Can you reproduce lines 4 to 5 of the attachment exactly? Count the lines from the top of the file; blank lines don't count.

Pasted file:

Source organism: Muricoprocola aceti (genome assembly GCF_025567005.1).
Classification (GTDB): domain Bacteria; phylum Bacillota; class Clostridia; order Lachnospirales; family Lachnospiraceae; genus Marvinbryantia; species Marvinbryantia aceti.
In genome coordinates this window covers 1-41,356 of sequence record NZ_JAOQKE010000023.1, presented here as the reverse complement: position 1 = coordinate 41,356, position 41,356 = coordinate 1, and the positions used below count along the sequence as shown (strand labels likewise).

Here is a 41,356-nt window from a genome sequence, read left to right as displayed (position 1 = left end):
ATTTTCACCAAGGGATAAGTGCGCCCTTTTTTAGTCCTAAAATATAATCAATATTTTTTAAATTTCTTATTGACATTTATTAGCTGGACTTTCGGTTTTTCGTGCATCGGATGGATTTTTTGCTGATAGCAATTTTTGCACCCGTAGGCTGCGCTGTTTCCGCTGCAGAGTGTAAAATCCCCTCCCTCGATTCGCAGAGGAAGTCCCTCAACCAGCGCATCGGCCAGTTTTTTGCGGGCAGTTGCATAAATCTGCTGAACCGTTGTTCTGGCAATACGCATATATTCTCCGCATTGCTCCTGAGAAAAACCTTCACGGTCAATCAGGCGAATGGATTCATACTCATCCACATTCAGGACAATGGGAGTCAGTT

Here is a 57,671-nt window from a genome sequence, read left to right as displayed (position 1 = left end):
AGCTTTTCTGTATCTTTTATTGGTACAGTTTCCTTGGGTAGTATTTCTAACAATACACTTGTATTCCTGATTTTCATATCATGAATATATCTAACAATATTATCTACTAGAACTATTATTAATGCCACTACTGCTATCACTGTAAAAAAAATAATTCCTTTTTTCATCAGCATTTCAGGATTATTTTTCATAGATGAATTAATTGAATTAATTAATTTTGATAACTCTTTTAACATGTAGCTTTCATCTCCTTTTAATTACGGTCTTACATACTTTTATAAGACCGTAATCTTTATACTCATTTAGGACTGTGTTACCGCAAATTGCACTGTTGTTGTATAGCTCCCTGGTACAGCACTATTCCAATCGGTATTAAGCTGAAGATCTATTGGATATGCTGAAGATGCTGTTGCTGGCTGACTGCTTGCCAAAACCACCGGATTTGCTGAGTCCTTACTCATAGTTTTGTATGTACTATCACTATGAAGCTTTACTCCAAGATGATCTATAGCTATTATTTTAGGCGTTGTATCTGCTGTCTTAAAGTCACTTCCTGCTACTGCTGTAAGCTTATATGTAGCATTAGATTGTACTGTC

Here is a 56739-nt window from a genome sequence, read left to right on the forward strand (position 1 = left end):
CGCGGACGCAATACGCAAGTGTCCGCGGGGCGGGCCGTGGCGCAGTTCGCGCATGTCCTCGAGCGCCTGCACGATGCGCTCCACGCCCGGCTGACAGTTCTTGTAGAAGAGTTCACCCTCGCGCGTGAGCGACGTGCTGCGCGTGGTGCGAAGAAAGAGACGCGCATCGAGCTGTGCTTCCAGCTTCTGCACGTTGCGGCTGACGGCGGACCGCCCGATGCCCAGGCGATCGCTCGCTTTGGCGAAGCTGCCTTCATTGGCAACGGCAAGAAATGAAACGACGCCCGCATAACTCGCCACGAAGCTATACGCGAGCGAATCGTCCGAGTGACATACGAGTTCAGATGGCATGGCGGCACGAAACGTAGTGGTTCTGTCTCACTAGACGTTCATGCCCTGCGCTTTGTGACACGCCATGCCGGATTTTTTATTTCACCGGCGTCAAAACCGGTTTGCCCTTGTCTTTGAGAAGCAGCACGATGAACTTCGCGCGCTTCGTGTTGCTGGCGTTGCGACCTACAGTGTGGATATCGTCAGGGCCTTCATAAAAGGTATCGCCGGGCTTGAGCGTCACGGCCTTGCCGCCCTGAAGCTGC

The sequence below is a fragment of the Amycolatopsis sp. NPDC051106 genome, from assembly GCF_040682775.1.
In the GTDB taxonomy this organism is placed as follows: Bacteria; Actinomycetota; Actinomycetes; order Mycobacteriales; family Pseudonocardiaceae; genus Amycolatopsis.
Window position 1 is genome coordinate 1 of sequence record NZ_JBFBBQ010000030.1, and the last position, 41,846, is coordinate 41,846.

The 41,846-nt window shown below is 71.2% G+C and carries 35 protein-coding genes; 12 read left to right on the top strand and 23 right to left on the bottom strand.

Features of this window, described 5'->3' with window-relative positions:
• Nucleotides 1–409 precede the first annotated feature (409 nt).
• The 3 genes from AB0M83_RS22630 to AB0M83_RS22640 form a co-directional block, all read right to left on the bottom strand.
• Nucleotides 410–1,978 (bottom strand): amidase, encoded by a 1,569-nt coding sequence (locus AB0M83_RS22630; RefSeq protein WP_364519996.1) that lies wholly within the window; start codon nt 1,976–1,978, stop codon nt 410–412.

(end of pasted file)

Here is a 41,356-nt window from a genome sequence, read left to right as displayed (position 1 = left end):
ATTTTCACCAAGGGATAAGTGCGCCCTTTTTTAGTCCTAAAATATAATCAATATTTTTTAAATTTCTTATTGACATTTATTAGCTGGACTTTCGGTTTTTCGTGCATCGGATGGATTTTTTGCTGATAGCAATTTTTGCACCCGTAGGCTGCGCTGTTTCCGCTGCAGAGTGTAAAATCCCCTCCCTCGATTCGCAGAGGAAGTCCCTCAACCAGCGCATCGGCCAGTTTTTTGCGGGCAGTTGCATAAATCTGCTGAACCGTTGTTCTGGCAATACGCATATATTCTCCGCATTGCTCCTGAGAAAAACCTTCACGGTCAATCAGGCGAATGGATTCATACTCATCCACATTCAGGACAATGGGAGTCAGTT